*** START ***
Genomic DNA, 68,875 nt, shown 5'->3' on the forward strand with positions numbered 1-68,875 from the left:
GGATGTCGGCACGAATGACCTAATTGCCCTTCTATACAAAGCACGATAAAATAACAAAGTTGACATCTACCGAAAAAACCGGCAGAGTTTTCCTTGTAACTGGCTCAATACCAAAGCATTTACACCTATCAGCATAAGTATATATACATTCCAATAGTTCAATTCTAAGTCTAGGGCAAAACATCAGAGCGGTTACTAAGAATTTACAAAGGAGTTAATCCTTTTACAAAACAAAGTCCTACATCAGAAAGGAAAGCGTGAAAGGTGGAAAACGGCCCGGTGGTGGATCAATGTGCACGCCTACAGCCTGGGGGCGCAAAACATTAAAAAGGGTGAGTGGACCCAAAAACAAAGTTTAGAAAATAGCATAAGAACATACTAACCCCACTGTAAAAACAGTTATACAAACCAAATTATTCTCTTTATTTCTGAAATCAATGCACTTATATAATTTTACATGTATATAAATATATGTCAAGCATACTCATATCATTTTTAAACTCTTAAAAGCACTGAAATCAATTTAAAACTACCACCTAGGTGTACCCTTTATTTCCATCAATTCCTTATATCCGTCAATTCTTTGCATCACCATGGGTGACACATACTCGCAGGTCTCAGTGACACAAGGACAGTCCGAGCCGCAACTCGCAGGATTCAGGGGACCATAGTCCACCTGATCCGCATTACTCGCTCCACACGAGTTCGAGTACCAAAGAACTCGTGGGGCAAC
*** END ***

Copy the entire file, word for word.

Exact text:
Genomic DNA, 68,875 nt, shown 5'->3' on the forward strand with positions numbered 1-68,875 from the left:
GGATGTCGGCACGAATGACCTAATTGCCCTTCTATACAAAGCACGATAAAATAACAAAGTTGACATCTACCGAAAAAACCGGCAGAGTTTTCCTTGTAACTGGCTCAATACCAAAGCATTTACACCTATCAGCATAAGTATATATACATTCCAATAGTTCAATTCTAAGTCTAGGGCAAAACATCAGAGCGGTTACTAAGAATTTACAAAGGAGTTAATCCTTTTACAAAACAAAGTCCTACATCAGAAAGGAAAGCGTGAAAGGTGGAAAACGGCCCGGTGGTGGATCAATGTGCACGCCTACAGCCTGGGGGCGCAAAACATTAAAAAGGGTGAGTGGACCCAAAAACAAAGTTTAGAAAATAGCATAAGAACATACTAACCCCACTGTAAAAACAGTTATACAAACCAAATTATTCTCTTTATTTCTGAAATCAATGCACTTATATAATTTTACATGTATATAAATATATGTCAAGCATACTCATATCATTTTTAAACTCTTAAAAGCACTGAAATCAATTTAAAACTACCACCTAGGTGTACCCTTTATTTCCATCAATTCCTTATATCCGTCAATTCTTTGCATCACCATGGGTGACACATACTCGCAGGTCTCAGTGACACAAGGACAGTCCGAGCCGCAACTCGCAGGATTCAGGGGACCATAGTCCACCTGATCCGCATTACTCGCTCCACACGAGTTCGAGTACCAAAGAACTCGTGGGGCAAC